The land at the mouth of the Kennebec River, now known as Phippsburg, was originally inhabited by Abenaki peoples, and between 1607-1608 it was the site of the Popham Colony, one of the first two English settlements in New England. Further colonial settlement in the area was disrupted by numerous wars with the Abenaki, until the Treaty of Portsmouth in 1713 when conflict was formally ended. The settlement, formerly known as Newtown, was incorporated in 1716 as Georgetown-on-Arrowsic by the Massachusetts General Court. By 1751 there were ten farms along the Kennebec River on the Phippsburg peninsula.
On July 4, 1765 several members of the 1734 Presbyterian Church at Fort Noble, on Fiddler's Reach, withdrew from that church and gathered a Congregational Church at a meetinghouse beside what is now the Newtown Cemetery on Arrowsic Island. The new church was known as the First Church of Georgetown until 1814, and its first pastor was the Rev. Ezekiel Emerson of Uxbridge who served from 1765 until his death in 1815. As more church members began to live on the mainland, it was ruled impractical to row through dangerous ice flows on the Kennebec River in the winter to attend worship services. Consequently a new church building was completed on the mainland in 1802, on land donated by Mrs. Mary McCobb.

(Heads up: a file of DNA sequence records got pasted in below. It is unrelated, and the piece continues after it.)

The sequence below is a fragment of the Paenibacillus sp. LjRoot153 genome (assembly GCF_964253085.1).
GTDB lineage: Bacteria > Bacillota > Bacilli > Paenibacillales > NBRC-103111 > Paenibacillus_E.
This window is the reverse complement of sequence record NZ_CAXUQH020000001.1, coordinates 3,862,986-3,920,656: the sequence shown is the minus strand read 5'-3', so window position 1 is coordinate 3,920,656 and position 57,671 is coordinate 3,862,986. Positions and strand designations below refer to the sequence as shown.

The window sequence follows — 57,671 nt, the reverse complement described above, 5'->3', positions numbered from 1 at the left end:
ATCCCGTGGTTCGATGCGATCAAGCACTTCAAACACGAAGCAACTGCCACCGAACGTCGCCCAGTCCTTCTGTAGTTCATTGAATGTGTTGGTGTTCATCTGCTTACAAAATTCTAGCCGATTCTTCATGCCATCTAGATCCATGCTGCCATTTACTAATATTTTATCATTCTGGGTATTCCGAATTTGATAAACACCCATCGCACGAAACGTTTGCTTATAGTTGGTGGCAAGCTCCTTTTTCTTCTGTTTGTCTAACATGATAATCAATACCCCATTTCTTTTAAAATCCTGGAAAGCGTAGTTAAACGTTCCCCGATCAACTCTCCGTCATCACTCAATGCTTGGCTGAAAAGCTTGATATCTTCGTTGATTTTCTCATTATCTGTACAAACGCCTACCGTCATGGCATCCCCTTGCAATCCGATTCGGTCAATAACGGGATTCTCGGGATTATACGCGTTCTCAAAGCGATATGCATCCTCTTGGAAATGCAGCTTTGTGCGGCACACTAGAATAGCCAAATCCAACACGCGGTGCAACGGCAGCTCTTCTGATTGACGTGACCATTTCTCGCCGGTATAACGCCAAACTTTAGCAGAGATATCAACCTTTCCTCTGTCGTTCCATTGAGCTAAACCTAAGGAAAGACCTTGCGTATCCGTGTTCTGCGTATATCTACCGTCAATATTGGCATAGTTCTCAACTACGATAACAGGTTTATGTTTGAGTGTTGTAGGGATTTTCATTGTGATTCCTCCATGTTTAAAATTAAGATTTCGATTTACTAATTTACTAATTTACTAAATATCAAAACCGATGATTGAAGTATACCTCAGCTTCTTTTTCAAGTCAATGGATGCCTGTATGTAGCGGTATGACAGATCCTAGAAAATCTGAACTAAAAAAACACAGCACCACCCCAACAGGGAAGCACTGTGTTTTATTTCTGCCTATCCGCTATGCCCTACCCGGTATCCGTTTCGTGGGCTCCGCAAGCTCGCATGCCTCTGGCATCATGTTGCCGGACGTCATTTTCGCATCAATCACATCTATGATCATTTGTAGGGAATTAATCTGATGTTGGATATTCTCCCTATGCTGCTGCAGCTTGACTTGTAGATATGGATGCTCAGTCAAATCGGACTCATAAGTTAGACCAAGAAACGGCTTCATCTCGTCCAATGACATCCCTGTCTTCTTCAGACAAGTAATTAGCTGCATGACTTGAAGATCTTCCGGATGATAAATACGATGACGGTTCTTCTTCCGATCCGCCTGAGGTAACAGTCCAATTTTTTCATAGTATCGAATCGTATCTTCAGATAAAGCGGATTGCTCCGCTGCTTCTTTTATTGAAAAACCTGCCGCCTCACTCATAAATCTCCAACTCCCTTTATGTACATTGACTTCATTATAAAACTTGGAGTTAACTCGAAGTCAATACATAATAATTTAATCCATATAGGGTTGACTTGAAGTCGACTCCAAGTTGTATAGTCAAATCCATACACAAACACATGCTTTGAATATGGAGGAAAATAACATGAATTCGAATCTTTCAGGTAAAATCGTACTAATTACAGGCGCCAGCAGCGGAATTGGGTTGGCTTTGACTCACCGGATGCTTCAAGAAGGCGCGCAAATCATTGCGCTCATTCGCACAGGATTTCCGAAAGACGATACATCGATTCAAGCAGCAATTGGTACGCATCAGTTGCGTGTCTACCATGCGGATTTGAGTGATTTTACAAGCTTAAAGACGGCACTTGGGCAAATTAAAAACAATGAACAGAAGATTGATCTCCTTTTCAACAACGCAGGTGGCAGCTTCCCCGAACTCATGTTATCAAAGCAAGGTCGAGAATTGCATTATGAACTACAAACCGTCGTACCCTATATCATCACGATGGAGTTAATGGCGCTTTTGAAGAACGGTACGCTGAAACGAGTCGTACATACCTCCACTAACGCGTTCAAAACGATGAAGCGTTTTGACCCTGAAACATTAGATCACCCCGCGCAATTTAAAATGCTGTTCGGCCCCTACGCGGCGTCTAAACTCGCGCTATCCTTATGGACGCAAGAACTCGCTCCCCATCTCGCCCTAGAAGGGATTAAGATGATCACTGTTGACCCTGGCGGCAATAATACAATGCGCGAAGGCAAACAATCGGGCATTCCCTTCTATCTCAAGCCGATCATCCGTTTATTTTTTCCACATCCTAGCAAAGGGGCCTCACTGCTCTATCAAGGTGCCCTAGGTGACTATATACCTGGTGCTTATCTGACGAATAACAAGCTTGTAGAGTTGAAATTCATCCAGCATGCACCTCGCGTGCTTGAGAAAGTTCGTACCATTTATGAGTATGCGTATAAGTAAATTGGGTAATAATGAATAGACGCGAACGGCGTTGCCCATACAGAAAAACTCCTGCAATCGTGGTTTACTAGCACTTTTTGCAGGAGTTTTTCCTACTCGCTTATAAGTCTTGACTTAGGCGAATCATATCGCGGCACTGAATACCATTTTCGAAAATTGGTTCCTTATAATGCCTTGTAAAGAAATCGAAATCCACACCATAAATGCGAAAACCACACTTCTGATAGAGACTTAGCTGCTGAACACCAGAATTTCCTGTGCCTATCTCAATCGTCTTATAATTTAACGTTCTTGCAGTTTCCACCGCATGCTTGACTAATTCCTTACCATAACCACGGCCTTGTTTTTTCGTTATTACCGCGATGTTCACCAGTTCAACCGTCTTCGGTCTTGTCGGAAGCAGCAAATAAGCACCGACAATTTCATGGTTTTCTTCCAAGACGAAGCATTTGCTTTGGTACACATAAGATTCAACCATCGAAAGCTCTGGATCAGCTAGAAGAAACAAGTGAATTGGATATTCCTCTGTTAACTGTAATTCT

In 1814, Phippsburg was set off from Georgetown and incorporated, and the name of the church changed to the Congregational Church of Phippsburg. From circa 1844-1850 the church was known as the Phippsburg Congregational Society, after which the current name (Phippsburg Congregational Church) was adopted. Phippsburg Congregational Church, UCC continues to serve the community today.
The digitized materials below include two consecutive record books dating from 1765-1837, which include administrative records such as meeting minutes, covenants and articles of faith, case records, copies of correspondence, and baptism, marriage, and death records.
Materials in this collection have been digitized in partnership with the Maine Historical Society and have been made available through our New England's Hidden Histories project.